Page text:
4. Dario’s Olive Oil Cake with Rosemary and Pine Nuts
Once again, a recipe adapted by Nancy Silverton. (If you keep seeing the name “Nancy Silverton” on this blog and have no idea who I’m talking about, get onto Netflix and watch the Chef’s Table about her. She’s pretty much one of the most brilliant chefs alive, as far as I’m concerned.) This one comes from the famous butcher, Dario Cecchini, and it’s a cake that has many steps and many ingredients: raisins soaked in Vin Santo, toasted Sicilian pine nuts, whole oranges cut into pieces. (You can find the recipe here on Food52.)
There’s half a cup of olive oil, tufts of whole rosemary leaves, and by the time it goes into the oven, you have no idea what this thing is going to taste like. Well, spoiler alert: it tastes pretty amazing.
And it looks pretty impressive too. It’s a great winter dessert.
5. Lamb Shanks with French Cris’s Mashed Potatoes
We went away with our friends Harry and Cris last February to Oceanside, California, and after a day of exploring the beaches, etc., the idea was put forward that Cris and I should cook dinner together. Cris, you have to understand, is French and has cooking in his blood (see here). I’m a neurotic Jewish guy from Florida who barely knew how to boil water when I graduated college. Which made this collaboration dinner slightly nerve-racking for me.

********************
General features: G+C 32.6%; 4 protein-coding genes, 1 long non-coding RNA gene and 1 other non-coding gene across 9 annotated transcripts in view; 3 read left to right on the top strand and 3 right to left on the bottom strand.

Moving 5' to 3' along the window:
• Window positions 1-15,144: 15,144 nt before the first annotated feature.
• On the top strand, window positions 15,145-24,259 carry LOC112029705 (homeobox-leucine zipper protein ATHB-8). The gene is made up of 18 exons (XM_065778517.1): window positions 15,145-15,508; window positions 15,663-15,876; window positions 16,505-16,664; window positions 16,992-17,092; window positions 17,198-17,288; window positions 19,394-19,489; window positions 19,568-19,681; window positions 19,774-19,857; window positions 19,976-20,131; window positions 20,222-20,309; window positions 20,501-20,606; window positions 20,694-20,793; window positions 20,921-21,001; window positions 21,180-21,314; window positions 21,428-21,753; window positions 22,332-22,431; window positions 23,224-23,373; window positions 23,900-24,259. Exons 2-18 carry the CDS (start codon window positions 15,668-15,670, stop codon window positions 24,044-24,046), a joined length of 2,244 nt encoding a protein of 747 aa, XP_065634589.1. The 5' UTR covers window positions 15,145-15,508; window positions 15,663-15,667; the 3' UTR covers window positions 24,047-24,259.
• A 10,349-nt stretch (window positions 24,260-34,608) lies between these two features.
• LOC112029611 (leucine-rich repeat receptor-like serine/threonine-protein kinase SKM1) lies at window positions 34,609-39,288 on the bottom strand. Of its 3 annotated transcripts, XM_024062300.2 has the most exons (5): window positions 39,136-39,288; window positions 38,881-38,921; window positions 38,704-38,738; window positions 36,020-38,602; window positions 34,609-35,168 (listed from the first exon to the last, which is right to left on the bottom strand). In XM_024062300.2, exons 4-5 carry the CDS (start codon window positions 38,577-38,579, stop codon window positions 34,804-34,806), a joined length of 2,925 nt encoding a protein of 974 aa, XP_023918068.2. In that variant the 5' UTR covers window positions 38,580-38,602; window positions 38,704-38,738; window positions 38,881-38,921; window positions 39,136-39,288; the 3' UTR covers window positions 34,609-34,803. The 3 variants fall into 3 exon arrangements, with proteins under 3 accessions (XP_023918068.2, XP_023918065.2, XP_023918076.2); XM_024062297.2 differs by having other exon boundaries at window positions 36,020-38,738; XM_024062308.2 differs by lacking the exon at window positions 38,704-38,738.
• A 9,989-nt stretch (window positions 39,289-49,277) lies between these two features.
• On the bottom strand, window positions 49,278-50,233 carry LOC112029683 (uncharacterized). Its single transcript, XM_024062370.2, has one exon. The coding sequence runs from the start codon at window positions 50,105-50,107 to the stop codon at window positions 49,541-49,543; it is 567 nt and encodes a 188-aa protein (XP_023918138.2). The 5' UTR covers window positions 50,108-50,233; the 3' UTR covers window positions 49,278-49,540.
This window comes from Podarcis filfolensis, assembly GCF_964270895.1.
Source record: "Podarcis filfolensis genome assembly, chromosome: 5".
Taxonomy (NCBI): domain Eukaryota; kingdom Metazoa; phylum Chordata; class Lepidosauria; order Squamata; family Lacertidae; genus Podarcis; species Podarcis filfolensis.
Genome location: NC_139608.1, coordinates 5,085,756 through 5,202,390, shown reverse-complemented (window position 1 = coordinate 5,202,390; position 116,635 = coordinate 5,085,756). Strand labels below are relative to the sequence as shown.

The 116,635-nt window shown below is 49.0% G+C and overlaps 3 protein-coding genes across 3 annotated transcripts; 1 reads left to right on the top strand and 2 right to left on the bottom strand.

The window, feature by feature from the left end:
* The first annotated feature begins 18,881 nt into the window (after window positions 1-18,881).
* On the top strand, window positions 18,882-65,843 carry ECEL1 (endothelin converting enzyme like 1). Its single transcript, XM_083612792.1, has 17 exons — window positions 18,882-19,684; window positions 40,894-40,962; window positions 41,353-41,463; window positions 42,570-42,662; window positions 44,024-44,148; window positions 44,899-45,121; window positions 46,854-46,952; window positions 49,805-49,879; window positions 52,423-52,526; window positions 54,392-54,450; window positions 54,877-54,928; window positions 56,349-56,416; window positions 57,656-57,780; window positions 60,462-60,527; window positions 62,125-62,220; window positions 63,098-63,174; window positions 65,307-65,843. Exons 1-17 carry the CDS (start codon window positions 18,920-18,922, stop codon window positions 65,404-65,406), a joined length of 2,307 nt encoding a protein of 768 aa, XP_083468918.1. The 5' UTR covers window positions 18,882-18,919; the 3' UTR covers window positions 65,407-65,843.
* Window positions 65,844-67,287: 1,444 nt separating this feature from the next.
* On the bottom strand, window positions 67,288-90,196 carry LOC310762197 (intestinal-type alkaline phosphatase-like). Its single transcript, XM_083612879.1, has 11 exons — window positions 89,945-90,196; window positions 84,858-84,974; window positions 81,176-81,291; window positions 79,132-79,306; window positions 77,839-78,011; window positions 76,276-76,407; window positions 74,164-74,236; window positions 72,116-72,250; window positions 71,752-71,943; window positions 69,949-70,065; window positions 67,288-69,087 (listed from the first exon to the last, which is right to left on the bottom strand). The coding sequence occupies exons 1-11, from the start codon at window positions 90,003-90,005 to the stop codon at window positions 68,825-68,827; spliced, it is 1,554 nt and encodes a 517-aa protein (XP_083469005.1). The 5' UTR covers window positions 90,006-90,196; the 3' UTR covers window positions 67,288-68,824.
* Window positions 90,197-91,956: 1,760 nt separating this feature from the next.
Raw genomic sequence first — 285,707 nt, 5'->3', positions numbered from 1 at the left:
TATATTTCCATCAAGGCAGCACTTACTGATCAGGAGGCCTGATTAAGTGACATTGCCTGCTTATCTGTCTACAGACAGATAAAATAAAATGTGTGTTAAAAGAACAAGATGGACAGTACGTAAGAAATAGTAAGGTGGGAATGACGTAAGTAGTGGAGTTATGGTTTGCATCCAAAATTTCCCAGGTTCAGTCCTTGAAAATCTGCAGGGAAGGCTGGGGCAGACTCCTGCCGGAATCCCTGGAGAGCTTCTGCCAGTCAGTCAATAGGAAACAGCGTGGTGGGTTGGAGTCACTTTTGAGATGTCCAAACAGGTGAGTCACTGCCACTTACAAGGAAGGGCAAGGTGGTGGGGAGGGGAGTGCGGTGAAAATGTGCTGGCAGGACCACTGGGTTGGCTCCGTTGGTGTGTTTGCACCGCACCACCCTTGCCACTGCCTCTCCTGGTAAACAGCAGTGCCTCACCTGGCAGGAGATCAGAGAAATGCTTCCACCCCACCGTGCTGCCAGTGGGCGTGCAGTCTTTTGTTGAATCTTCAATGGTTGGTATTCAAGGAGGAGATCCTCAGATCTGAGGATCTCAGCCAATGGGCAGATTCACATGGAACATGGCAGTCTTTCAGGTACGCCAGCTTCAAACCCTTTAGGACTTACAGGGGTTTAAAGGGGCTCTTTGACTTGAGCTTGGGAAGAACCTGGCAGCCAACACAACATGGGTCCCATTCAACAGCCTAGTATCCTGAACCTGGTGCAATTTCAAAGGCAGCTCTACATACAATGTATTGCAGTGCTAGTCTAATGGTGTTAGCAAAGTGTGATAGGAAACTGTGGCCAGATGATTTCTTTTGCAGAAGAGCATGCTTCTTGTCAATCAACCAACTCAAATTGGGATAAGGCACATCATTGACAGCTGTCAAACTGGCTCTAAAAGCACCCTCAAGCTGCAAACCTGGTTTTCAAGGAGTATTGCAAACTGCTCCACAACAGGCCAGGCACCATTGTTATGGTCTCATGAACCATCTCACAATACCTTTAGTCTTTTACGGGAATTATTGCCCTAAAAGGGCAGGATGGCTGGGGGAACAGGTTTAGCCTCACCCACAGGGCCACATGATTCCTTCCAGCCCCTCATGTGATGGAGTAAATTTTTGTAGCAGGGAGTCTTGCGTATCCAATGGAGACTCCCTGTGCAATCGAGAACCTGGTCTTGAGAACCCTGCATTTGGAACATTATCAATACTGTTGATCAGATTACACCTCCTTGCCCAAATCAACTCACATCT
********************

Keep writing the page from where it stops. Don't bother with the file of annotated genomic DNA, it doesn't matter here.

But when we got to the grocery store to figure out what we were going to make, things just kind of fell into place. I found lamb shanks at the butcher counter and Cris said he could make his famous French mashed potatoes to go with them. I found a recipe online (don’t remember which one) but basically just browned the shanks in lots of olive oil, added mirepoix, a bottle of red wine, and let them cook away for a few hours. Cris’s potatoes were boiled with lots of herbs and then mashed with lots of love and possibly butter.